While Pauline Hanson spreads her hatred of Muslims, Peter Dutton wages war on refugees, and Malcolm Turnbull berates bail and parole decisions, the real threat to our national security and sovereignty is ignored.
Three months before the 2013 election, Stuart Robert organised a dinner in his Parliament House office with Tony Abbott and Chinese business mogul Li Ruipeng at the request of his donor mate, Paul Marks, so Mr Li could meet senior Liberals including shadow resources minister Ian Macfarlane. Also present at the gathering was the then president of the Liberal National Party, Bruce McIver, a party powerbroker who was later appointed as a director of Australia Post.
That was the dinner where they were all gifted Rolex watches which they thought were “fake”.
In August 2014, Robert accompanied Paul Marks to Beijing where a mining deal between Australian company Nimrod Resources and Chinese state-controlled corporation China Minmetals was signed. Robert insists he was “on holidays” and there in a private capacity though it was apparent that Chinese officials at the event were under the impression that he was present as an Australian government minister.
Robert has also given evidence recently at the Queensland Crime and Corruption hearing into interference in the Gold Coast elections. He funded, through the Fadden Forum, two of the women who worked in his electoral office to run for council in what appeared to be an attempt to oust Peter Young who tends to vote against development applications that threaten the environment.
Robert’s employee Felicity Stevenson was one of six candidates in the 2016 Gold Coast elections who hired former Tony Abbott staffer and developer lobbyist Simone Holzapfel on their campaigns.
Federal Resources Minister Ian Macfarlane left politics and was immediately appointed chief executive of the Queensland Resources Council.
Former Trade Minister Andrew Robb, whose fundraising vehicle, the Bayside Forum, received a $50,000 donation from Chinese property developer Huang Xiangmo the day the Chinese Free Trade agreement was signed, took a job as consultant to yet another Chinese billionaire, Ye Cheng, the day before the 2016 election was held.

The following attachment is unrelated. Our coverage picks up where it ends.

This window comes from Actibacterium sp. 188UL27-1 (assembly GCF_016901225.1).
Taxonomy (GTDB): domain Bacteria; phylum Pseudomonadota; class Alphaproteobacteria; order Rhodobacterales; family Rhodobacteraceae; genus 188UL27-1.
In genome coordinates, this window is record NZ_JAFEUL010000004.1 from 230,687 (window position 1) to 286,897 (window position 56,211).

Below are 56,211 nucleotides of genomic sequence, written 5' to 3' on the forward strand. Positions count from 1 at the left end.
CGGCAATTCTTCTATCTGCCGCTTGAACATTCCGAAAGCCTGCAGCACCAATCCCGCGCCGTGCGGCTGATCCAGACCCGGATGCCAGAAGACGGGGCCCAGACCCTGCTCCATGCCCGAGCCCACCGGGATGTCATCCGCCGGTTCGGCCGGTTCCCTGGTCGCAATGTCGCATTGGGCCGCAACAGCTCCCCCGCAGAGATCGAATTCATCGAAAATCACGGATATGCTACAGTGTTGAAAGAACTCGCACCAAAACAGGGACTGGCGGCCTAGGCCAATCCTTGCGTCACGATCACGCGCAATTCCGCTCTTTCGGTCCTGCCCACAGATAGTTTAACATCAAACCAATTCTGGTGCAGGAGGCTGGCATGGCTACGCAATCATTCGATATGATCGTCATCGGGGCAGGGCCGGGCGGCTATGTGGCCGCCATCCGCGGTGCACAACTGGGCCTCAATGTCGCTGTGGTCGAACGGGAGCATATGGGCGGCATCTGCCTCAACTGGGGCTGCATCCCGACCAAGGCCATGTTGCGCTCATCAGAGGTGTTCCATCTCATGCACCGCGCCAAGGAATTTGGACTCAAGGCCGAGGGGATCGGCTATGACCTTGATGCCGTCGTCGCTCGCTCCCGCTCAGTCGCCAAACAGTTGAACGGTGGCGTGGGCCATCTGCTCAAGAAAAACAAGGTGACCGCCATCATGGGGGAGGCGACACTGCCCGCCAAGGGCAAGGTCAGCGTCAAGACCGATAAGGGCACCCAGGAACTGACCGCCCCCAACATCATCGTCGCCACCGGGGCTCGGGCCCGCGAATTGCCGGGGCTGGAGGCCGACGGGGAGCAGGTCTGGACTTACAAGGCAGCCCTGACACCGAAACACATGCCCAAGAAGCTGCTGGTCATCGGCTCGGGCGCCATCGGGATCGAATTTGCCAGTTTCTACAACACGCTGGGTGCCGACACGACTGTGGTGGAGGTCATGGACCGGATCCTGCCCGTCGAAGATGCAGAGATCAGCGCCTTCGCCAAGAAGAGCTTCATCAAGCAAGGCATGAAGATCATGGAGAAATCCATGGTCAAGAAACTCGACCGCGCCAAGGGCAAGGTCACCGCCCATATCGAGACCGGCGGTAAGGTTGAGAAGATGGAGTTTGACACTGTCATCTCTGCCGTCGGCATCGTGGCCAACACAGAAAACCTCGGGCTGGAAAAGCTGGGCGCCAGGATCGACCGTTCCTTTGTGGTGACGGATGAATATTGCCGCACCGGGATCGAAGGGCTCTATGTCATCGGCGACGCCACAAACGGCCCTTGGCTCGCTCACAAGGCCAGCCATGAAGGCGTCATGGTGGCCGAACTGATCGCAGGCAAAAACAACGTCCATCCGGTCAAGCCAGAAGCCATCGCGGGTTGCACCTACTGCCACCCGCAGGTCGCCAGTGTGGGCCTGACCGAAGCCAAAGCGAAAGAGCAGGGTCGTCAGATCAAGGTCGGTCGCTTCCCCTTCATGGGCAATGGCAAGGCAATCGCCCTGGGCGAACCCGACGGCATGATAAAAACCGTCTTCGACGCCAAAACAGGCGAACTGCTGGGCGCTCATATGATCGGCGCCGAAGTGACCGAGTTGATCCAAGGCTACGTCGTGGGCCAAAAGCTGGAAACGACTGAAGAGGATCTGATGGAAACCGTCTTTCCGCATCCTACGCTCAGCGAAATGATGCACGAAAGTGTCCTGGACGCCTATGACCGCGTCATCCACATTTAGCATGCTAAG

Mr Cheng’s company, Landbridge Group, was embroiled in controversy when it was awarded a 99-year lease over the port of Darwin.
The political influence being exerted by these businessmen was apparent when Senator Sam Dastyari appeared with Mr Huang at a press conference exclusively for Chinese media, where he echoed Beijing’s line on the disputed waters in the South China Sea.
In April 2016, Scott Morrison rejected a bid by Dakang Australia Holdings to buy the Kidman cattle empire, saying its planned purchase was contrary to the national interest but, by December, he had approved the sale to Gina Rinehart in partnership with Shanghai CRED.
Kidman & Co controls 100,000 square kilometres of pastoral leases – about 1.3 per cent of Australia’s total land area and 2.5 per cent of the country’s agricultural land but it doesn’t end there. Shanghai CRED finalised a deal in October for around $2 million to buy several properties in Western Australia’s Goldfields region owned by WA cattle identity Jack Burton, the Melita, Jeedamya and Kookynie stations. It has also reportedly purchased other stations in the Goldfields region and recently snapped up Yakka Munga and Mount Elizabeth stations in the Kimberley.